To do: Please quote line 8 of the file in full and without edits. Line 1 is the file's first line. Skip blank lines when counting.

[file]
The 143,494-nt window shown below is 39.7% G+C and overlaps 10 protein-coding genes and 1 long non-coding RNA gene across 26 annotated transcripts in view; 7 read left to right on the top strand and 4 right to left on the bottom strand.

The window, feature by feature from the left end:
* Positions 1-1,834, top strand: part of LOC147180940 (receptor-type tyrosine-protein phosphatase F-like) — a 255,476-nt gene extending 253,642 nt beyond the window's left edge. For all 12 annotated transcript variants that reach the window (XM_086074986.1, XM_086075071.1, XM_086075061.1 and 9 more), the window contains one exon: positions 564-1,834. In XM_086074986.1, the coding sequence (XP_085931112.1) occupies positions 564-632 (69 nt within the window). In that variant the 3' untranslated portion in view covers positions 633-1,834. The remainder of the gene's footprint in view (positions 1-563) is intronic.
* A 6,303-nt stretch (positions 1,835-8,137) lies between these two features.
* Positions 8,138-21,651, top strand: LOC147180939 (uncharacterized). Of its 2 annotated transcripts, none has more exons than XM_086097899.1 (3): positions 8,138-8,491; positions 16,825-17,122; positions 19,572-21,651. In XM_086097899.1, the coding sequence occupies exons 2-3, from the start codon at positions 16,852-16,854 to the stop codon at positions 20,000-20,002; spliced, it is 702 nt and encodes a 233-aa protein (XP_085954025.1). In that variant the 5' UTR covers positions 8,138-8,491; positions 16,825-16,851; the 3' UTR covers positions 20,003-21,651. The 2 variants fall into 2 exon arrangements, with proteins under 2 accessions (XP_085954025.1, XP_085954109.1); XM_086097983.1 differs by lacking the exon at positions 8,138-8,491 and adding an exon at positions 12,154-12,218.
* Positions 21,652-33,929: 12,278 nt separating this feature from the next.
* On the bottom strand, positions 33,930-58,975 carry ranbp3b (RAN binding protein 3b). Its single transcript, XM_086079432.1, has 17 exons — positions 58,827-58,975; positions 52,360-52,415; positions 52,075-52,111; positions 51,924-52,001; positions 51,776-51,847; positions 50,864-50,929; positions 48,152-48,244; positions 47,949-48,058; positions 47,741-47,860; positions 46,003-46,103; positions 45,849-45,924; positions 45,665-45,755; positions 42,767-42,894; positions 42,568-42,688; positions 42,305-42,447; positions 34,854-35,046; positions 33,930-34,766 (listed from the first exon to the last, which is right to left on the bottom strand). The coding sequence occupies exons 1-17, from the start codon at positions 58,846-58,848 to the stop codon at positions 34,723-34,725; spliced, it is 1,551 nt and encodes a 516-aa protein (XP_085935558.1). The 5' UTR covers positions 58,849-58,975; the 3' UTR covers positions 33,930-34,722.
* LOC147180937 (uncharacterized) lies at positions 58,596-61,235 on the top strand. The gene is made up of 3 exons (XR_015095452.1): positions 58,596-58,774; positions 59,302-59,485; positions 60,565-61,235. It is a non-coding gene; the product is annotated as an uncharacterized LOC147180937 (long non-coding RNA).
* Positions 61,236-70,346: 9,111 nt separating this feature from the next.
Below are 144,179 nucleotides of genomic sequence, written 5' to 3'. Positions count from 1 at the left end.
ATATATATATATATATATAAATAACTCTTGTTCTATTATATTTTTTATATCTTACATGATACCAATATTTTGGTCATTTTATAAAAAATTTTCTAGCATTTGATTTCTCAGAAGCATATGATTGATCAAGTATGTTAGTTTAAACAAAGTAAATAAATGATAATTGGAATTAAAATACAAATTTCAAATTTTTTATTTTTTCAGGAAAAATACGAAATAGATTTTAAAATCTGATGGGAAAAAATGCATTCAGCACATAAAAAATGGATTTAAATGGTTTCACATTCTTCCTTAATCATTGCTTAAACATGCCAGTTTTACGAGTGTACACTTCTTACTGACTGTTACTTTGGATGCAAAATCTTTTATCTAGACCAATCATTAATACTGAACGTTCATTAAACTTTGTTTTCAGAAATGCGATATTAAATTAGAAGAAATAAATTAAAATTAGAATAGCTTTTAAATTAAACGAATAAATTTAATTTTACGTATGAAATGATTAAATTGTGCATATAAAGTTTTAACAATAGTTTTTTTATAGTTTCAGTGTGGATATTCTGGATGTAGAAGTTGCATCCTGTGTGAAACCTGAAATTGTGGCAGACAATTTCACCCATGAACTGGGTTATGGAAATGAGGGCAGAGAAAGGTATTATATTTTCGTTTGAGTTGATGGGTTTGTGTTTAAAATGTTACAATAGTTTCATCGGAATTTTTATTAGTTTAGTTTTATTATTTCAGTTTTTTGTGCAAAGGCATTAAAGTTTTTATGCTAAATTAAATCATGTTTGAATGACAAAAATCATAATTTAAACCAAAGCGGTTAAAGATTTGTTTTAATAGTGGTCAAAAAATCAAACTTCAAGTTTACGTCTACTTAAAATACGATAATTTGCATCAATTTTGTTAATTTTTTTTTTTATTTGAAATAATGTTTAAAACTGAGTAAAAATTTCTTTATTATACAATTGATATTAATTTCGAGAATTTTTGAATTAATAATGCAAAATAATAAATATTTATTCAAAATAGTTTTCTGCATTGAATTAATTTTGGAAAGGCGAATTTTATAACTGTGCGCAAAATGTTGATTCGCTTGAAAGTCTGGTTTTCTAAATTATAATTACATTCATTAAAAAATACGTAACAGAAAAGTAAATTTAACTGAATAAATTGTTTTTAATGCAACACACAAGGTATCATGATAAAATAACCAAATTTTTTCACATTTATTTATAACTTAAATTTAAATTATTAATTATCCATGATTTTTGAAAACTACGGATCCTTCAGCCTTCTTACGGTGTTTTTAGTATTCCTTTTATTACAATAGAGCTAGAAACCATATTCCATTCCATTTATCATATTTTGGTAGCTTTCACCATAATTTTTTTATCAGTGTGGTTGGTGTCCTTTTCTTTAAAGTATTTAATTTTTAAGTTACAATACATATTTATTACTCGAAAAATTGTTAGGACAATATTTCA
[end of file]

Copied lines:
* LOC147180937 (uncharacterized) lies at positions 58,596-61,235 on the top strand. The gene is made up of 3 exons (XR_015095452.1): positions 58,596-58,774; positions 59,302-59,485; positions 60,565-61,235. It is a non-coding gene; the product is annotated as an uncharacterized LOC147180937 (long non-coding RNA).